The advantages—and at times the dangers—of living in a city like London is that one tends to take for granted the existence of organisations such as Makerversity. As Londoners, we often assume that having access to co-working spaces that provide a gateway to a network of like-minded creators turning moonshot ideas into businesses is a given. But let me tell you: it is not. After spending some time digging into Makerversity’s website—I have spent hours indulging in inspiring projects that are being developed under the motherly support of Makerversity—and speaking with the organisation’s Community Manager, Esther Ellard, I’ve realised the immeasurable privilege that is having a space such as Makerversity in the city.
It’s hard to describe Makerversity as a ‘place’ without undermining its concept, which goes far beyond being a physical building where creators, designers, and startups have access to workshops. To be more accurate, I would describe Makerversity as an environment where new-born projects have the possibility to grow, fed by a creative ecosystem that nourishes companies from infanthood to independence. In an attempt to define Makerversity, I realised that incubator might just be the apt word I am looking for.
Residing within the basement of the prestigious Somerset House—with a second Makerversity branch in Amsterdam—the 250 members currently working on site are surrounded by a cultural powerhouse that, as suggested by Esther, plays a crucial role in inspiring their work. “If you want to make a connection with someone in law to talk about intellectual property for your product, there will be someone in this building that is doing that, and we can connect you up with them.” Esther tells me. “There is a culture of sharing, and there is a strong community feeling, so people are generally really happy to grab a coffee and share their knowledge or run a little session.” Ideas need a solid support network in order to be developed, and as Esther makes clear during our conversation, that’s exactly what informs Makerversity’s success.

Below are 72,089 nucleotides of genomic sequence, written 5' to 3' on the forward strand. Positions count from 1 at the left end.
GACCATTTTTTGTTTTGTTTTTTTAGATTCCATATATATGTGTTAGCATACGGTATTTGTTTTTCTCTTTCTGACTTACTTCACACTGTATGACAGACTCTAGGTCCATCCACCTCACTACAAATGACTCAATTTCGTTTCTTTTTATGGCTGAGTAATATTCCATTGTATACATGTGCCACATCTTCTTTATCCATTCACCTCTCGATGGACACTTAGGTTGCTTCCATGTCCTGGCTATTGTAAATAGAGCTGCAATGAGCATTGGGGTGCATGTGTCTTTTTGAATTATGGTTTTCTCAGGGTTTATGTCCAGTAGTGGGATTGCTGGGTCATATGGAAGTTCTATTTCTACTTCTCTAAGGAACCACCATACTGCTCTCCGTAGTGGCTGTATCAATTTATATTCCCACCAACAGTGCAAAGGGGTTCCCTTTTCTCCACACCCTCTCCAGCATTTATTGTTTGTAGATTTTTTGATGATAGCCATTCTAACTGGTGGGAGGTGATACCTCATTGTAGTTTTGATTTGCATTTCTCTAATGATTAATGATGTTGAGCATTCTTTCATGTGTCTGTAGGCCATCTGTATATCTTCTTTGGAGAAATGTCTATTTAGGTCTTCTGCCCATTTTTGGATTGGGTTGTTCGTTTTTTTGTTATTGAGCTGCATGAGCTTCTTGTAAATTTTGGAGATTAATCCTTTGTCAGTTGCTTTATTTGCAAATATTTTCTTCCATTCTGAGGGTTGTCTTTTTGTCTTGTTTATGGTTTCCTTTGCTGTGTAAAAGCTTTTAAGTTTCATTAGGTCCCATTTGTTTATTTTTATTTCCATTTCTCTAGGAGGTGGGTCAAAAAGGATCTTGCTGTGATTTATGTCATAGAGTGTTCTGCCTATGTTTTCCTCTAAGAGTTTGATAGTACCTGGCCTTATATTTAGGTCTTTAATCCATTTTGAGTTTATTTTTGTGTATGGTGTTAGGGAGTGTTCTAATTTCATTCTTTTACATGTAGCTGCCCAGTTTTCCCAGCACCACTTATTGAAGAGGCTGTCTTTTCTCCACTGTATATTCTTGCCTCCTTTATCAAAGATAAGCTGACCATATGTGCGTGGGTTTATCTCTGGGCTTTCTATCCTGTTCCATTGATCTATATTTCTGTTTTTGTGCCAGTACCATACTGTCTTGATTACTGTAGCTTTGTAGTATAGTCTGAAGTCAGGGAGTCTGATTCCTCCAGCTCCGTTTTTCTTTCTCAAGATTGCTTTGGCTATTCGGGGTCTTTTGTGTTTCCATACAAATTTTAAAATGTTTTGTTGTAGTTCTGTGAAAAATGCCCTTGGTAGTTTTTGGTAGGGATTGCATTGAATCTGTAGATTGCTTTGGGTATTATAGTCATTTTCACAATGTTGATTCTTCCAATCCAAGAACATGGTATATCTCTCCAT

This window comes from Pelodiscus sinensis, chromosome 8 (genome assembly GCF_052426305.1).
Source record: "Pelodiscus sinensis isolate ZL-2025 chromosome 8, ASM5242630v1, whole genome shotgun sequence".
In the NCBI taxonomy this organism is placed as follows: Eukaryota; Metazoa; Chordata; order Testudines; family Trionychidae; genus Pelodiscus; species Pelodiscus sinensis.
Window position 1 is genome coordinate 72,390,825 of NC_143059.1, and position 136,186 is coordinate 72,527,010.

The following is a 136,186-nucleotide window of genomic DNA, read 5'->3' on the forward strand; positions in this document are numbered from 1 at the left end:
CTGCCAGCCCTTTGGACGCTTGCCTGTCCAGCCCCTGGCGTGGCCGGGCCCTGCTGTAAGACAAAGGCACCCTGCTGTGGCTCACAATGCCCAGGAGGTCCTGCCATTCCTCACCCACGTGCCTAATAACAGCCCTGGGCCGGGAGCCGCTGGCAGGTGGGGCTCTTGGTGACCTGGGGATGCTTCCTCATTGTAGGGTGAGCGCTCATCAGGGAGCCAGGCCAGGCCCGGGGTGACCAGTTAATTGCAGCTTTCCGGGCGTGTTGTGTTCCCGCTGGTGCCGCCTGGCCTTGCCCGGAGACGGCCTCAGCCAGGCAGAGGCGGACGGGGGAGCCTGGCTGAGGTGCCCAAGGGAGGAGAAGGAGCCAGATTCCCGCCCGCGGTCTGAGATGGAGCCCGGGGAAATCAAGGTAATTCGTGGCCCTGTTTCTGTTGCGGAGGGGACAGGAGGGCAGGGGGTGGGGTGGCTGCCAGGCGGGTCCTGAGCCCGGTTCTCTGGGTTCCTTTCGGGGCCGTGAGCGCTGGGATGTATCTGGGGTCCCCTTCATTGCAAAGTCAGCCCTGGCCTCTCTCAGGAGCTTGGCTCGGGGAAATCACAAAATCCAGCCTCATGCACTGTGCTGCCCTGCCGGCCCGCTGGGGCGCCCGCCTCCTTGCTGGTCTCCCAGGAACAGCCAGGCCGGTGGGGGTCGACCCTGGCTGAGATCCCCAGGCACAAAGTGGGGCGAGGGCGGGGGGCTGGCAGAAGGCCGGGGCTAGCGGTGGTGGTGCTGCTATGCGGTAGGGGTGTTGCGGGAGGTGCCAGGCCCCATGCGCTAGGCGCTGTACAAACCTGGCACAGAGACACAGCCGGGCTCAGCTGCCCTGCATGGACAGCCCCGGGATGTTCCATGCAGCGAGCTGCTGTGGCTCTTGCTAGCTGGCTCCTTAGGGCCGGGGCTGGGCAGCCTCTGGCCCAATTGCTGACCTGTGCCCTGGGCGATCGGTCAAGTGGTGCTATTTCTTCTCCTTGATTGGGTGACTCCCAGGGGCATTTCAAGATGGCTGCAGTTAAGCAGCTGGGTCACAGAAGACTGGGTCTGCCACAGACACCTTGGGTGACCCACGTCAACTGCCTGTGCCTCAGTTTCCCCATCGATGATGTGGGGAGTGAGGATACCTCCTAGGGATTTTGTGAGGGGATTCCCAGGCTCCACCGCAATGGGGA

At Somerset House, the high 18th century ceilings, designed by Sir William Chambers, are constantly in dialogue with the innovation pouring out of Makerversity’s underground web. In an encounter that confirms the common perception that working together is always better than working alone, the mash-up of businesses and arts that blend at Makerversity make sure that an exchange of knowledge and resources is constantly taking place. And with that, young entrepreneurs who are at the beginning stages of their business are able to learn from fellow members who are already running full-time companies.
Looking at the successes achieved by Makerversity in such a short period of time, it’s hard to believe that it was only founded in 2013 by a group of four frustrated designers who were struggling to find a space that is both accessible and stimulating to work in. Five years on, the force behind Makerversity’s vision can be attributed to this frustration. From the will to find the right habitat where their ideas can be bred, Andy, Joe, Paul and Tom, found themselves running a 2000 sq meter space where fellow makers are inventing new approaches to problem-solving, aesthetics, technology and politics.